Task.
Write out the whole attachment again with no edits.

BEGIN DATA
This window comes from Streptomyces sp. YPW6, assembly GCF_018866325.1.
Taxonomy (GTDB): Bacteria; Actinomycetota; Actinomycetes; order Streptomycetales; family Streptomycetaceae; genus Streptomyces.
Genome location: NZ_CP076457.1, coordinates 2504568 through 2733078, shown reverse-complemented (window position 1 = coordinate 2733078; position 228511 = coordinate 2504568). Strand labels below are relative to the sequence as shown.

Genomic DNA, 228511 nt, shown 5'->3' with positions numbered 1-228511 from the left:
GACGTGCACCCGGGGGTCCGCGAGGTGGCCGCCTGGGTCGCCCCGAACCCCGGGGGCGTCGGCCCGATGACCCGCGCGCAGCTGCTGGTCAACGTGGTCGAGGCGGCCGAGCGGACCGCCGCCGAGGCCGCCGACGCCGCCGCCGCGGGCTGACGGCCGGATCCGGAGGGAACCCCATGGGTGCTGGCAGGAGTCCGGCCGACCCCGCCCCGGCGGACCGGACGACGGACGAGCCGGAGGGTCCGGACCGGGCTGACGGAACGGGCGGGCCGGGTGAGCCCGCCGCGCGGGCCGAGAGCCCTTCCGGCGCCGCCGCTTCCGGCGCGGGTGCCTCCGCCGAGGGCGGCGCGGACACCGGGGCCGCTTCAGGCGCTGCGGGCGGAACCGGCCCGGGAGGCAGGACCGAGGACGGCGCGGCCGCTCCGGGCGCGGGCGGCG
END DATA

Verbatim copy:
This window comes from Streptomyces sp. YPW6, assembly GCF_018866325.1.
Taxonomy (GTDB): Bacteria; Actinomycetota; Actinomycetes; order Streptomycetales; family Streptomycetaceae; genus Streptomyces.
Genome location: NZ_CP076457.1, coordinates 2504568 through 2733078, shown reverse-complemented (window position 1 = coordinate 2733078; position 228511 = coordinate 2504568). Strand labels below are relative to the sequence as shown.

Genomic DNA, 228511 nt, shown 5'->3' with positions numbered 1-228511 from the left:
GACGTGCACCCGGGGGTCCGCGAGGTGGCCGCCTGGGTCGCCCCGAACCCCGGGGGCGTCGGCCCGATGACCCGCGCGCAGCTGCTGGTCAACGTGGTCGAGGCGGCCGAGCGGACCGCCGCCGAGGCCGCCGACGCCGCCGCCGCGGGCTGACGGCCGGATCCGGAGGGAACCCCATGGGTGCTGGCAGGAGTCCGGCCGACCCCGCCCCGGCGGACCGGACGACGGACGAGCCGGAGGGTCCGGACCGGGCTGACGGAACGGGCGGGCCGGGTGAGCCCGCCGCGCGGGCCGAGAGCCCTTCCGGCGCCGCCGCTTCCGGCGCGGGTGCCTCCGCCGAGGGCGGCGCGGACACCGGGGCCGCTTCAGGCGCTGCGGGCGGAACCGGCCCGGGAGGCAGGACCGAGGACGGCGCGGCCGCTCCGGGCGCGGGCGGCG